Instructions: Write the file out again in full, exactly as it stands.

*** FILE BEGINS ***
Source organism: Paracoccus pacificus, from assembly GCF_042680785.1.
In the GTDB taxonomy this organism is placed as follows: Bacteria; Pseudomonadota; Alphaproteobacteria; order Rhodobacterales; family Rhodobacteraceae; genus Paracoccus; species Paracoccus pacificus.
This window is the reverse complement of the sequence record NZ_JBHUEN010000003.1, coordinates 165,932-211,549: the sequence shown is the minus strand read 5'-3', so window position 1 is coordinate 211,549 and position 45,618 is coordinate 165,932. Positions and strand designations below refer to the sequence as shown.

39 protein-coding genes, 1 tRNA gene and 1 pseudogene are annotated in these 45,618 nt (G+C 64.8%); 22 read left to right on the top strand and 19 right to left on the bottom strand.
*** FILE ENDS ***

Source organism: Paracoccus pacificus, from assembly GCF_042680785.1.
In the GTDB taxonomy this organism is placed as follows: Bacteria; Pseudomonadota; Alphaproteobacteria; order Rhodobacterales; family Rhodobacteraceae; genus Paracoccus; species Paracoccus pacificus.
This window is the reverse complement of the sequence record NZ_JBHUEN010000003.1, coordinates 165,932-211,549: the sequence shown is the minus strand read 5'-3', so window position 1 is coordinate 211,549 and position 45,618 is coordinate 165,932. Positions and strand designations below refer to the sequence as shown.

39 protein-coding genes, 1 tRNA gene and 1 pseudogene are annotated in these 45,618 nt (G+C 64.8%); 22 read left to right on the top strand and 19 right to left on the bottom strand.